Peritoneal Dialysis is a wonderful therapy. Who would have thought that the body has a membrane within that is suitable for dialysis? It's as if Mother Nature by itself wanted to take care of the scenario where kidneys stopped working. I have always been fascinated by how dialysis can be done by no external machine and simply two litres of sugar water.

Those on Peritoneal Dialysis should consider themselves lucky that they have access to this therapy where there are no needles, fewer diet and fluid restrictions, no regular visits to the hospital, no intra-dialytic complications like cramps, hypotension and so on, no dependence on others for your dialysis. What's not to like?

Well, there are people who hate this modality. Their experience has not been good. They are happy with Hemodialysis. I fully understand.

However, for those on PD, I have a word of caution. Beware the laxity that sets in due to fatigue.

First, I will recount a personal experience. 

I started PD in 1999, a few months after my failed kidney transplant. Nobody told me about this therapy. I learnt about it on the internet. This always bothers me. Why aren't patients who are diagnosed with kidney failure even told about this modality? Why is the default always hemodialysis? Why not let the patient decide? 

I got to know about PD on the internet and asked my nephrologist if I could do PD instead of hemodialysis after my kidney transplant failed. He said Yes. 

I settled into a very comfortable life on PD. My life became completely normal. I started working full time. I was traveling. I was playing Table Tennis.

A few years down the line, I was introduced to Harish Natarajan who was at that time heading Baxter's Renal Division in India. I was using Baxter's PD Fluid. Harish and I stayed in touch over email and phone calls. Baxter organised a PD conference in Hyderabad and Harish invited me to attend. While waiting for one of the sessions to start, I was chatting with Harish and his colleagues from Baxter when Harish told me that I needed to then be very careful about my hand hygiene and basic sterile precautions as this was typically when fatigue set in and people tended to take chances and not adhere to the protocols completely. This could result in infections which were typically very difficult to treat.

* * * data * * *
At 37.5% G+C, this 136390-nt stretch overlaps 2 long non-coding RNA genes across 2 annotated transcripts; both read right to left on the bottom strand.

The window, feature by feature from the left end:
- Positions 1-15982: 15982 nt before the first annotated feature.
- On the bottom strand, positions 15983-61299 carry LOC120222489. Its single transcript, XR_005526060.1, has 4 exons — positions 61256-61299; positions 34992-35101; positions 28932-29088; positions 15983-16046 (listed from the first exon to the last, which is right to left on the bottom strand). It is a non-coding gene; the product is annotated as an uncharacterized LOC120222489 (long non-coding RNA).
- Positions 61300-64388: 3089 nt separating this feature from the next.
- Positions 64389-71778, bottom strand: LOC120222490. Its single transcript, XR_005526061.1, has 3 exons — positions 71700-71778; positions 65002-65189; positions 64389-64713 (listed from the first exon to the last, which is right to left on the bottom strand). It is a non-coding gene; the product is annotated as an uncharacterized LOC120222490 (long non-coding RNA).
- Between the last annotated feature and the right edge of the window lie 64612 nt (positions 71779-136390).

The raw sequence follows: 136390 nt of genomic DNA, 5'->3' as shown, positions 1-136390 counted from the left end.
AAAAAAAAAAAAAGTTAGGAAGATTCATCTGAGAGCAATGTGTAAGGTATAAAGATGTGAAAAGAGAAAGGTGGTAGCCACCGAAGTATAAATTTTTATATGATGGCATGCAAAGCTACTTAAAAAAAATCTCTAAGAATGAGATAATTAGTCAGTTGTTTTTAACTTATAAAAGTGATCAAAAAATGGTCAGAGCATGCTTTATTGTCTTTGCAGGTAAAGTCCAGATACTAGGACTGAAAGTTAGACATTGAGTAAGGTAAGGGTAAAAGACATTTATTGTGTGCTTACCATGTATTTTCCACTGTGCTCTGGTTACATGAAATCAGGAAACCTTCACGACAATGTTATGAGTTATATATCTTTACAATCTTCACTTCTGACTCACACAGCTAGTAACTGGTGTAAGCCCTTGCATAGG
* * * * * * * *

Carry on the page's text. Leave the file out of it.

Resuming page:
I made a mental note. But maybe did not do too much about it.

About a year later, the Tsunami happened and a few months after that I got my first exit site infection and a series of infections followed. The Pseudomonas Aeruginosa bacteria (see picture above) was my nemesis during the next year or so where we tried to save my PD catheter and my Peritoneal Cavity function. We did not succeed and I had to give up PD.

While there are doubts about why the infection happened - whether it was due to the Tsunami water or the carelessness that set in due to the fatigue - it is true that the infections made me lose my access to PD forever. This was a devastating blow for me as I loved the therapy and the freedom it gave me.

So, I would like to say to all those on PD. Never ever take chances with hand hygiene. Do the hand wash - all the six steps - very diligently. Never take short cuts. Make sure you are cleaning your exit site as per the protocol prescribed to you. Do not miss even a single thing advised by the doctor or your PD Clinical Coordinator. 

Remember, even a single mistake can cause you to lose access to the entire therapy for life. Even a single instance is enough for a bacterium to make its home in your body. And this is one unwelcome guest that rarely leaves your home.